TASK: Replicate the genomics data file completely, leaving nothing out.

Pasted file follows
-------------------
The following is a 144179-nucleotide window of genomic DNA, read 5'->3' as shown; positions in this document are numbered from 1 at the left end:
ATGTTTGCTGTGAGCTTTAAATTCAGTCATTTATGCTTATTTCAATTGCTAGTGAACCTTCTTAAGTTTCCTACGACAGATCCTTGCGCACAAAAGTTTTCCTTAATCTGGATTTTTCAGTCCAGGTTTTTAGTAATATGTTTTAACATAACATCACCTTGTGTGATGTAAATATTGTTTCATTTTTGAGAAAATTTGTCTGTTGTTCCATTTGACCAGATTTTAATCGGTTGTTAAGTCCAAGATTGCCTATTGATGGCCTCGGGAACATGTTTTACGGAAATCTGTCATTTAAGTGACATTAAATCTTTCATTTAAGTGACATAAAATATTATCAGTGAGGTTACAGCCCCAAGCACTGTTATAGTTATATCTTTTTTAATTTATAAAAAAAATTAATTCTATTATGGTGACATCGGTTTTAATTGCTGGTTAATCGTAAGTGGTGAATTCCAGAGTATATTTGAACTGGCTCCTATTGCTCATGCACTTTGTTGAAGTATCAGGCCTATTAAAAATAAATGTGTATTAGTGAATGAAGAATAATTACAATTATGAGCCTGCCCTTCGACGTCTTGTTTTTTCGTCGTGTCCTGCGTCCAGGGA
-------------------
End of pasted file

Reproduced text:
The following is a 144179-nucleotide window of genomic DNA, read 5'->3' as shown; positions in this document are numbered from 1 at the left end:
ATGTTTGCTGTGAGCTTTAAATTCAGTCATTTATGCTTATTTCAATTGCTAGTGAACCTTCTTAAGTTTCCTACGACAGATCCTTGCGCACAAAAGTTTTCCTTAATCTGGATTTTTCAGTCCAGGTTTTTAGTAATATGTTTTAACATAACATCACCTTGTGTGATGTAAATATTGTTTCATTTTTGAGAAAATTTGTCTGTTGTTCCATTTGACCAGATTTTAATCGGTTGTTAAGTCCAAGATTGCCTATTGATGGCCTCGGGAACATGTTTTACGGAAATCTGTCATTTAAGTGACATTAAATCTTTCATTTAAGTGACATAAAATATTATCAGTGAGGTTACAGCCCCAAGCACTGTTATAGTTATATCTTTTTTAATTTATAAAAAAAATTAATTCTATTATGGTGACATCGGTTTTAATTGCTGGTTAATCGTAAGTGGTGAATTCCAGAGTATATTTGAACTGGCTCCTATTGCTCATGCACTTTGTTGAAGTATCAGGCCTATTAAAAATAAATGTGTATTAGTGAATGAAGAATAATTACAATTATGAGCCTGCCCTTCGACGTCTTGTTTTTTCGTCGTGTCCTGCGTCCAGGGA